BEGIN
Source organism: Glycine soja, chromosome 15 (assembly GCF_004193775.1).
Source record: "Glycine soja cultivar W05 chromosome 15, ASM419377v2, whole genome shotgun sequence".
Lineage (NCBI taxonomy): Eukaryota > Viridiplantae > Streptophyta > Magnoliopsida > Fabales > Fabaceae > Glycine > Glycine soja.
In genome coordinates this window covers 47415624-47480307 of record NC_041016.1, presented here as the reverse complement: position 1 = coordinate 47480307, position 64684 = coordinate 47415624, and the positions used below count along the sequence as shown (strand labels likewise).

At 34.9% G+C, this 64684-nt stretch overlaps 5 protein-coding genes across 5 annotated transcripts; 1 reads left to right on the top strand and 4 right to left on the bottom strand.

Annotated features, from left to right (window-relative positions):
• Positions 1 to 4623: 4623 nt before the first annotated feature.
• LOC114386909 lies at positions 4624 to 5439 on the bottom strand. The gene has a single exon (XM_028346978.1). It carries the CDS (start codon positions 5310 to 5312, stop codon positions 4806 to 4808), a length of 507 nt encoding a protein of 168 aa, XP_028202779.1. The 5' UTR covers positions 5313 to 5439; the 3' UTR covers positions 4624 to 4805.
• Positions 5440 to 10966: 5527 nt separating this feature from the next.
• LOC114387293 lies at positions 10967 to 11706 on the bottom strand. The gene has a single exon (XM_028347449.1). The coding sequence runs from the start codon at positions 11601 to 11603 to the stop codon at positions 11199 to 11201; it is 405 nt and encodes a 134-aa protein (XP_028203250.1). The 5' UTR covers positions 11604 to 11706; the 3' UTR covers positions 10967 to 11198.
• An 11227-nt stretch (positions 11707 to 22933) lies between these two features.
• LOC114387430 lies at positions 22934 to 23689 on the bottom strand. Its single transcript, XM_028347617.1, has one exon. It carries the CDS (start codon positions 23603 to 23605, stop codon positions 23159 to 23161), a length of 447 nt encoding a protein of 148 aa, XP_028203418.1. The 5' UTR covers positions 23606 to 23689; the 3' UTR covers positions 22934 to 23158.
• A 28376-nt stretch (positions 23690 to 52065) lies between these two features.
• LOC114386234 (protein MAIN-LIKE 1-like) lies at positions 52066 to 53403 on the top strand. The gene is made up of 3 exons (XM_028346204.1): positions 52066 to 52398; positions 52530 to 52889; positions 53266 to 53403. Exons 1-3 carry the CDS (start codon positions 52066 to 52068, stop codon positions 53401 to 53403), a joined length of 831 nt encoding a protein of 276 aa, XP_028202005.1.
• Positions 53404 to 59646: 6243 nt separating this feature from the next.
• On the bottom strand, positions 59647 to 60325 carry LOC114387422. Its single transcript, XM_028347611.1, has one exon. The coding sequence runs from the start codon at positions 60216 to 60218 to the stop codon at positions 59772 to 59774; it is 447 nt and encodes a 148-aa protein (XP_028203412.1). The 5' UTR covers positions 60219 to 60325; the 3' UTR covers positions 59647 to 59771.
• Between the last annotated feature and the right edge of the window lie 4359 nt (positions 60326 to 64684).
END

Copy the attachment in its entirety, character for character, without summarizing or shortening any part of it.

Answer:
Source organism: Glycine soja, chromosome 15 (assembly GCF_004193775.1).
Source record: "Glycine soja cultivar W05 chromosome 15, ASM419377v2, whole genome shotgun sequence".
Lineage (NCBI taxonomy): Eukaryota > Viridiplantae > Streptophyta > Magnoliopsida > Fabales > Fabaceae > Glycine > Glycine soja.
In genome coordinates this window covers 47415624-47480307 of record NC_041016.1, presented here as the reverse complement: position 1 = coordinate 47480307, position 64684 = coordinate 47415624, and the positions used below count along the sequence as shown (strand labels likewise).

At 34.9% G+C, this 64684-nt stretch overlaps 5 protein-coding genes across 5 annotated transcripts; 1 reads left to right on the top strand and 4 right to left on the bottom strand.

Annotated features, from left to right (window-relative positions):
• Positions 1 to 4623: 4623 nt before the first annotated feature.
• LOC114386909 lies at positions 4624 to 5439 on the bottom strand. The gene has a single exon (XM_028346978.1). It carries the CDS (start codon positions 5310 to 5312, stop codon positions 4806 to 4808), a length of 507 nt encoding a protein of 168 aa, XP_028202779.1. The 5' UTR covers positions 5313 to 5439; the 3' UTR covers positions 4624 to 4805.
• Positions 5440 to 10966: 5527 nt separating this feature from the next.
• LOC114387293 lies at positions 10967 to 11706 on the bottom strand. The gene has a single exon (XM_028347449.1). The coding sequence runs from the start codon at positions 11601 to 11603 to the stop codon at positions 11199 to 11201; it is 405 nt and encodes a 134-aa protein (XP_028203250.1). The 5' UTR covers positions 11604 to 11706; the 3' UTR covers positions 10967 to 11198.
• An 11227-nt stretch (positions 11707 to 22933) lies between these two features.
• LOC114387430 lies at positions 22934 to 23689 on the bottom strand. Its single transcript, XM_028347617.1, has one exon. It carries the CDS (start codon positions 23603 to 23605, stop codon positions 23159 to 23161), a length of 447 nt encoding a protein of 148 aa, XP_028203418.1. The 5' UTR covers positions 23606 to 23689; the 3' UTR covers positions 22934 to 23158.
• A 28376-nt stretch (positions 23690 to 52065) lies between these two features.
• LOC114386234 (protein MAIN-LIKE 1-like) lies at positions 52066 to 53403 on the top strand. The gene is made up of 3 exons (XM_028346204.1): positions 52066 to 52398; positions 52530 to 52889; positions 53266 to 53403. Exons 1-3 carry the CDS (start codon positions 52066 to 52068, stop codon positions 53401 to 53403), a joined length of 831 nt encoding a protein of 276 aa, XP_028202005.1.
• Positions 53404 to 59646: 6243 nt separating this feature from the next.
• On the bottom strand, positions 59647 to 60325 carry LOC114387422. Its single transcript, XM_028347611.1, has one exon. The coding sequence runs from the start codon at positions 60216 to 60218 to the stop codon at positions 59772 to 59774; it is 447 nt and encodes a 148-aa protein (XP_028203412.1). The 5' UTR covers positions 60219 to 60325; the 3' UTR covers positions 59647 to 59771.
• Between the last annotated feature and the right edge of the window lie 4359 nt (positions 60326 to 64684).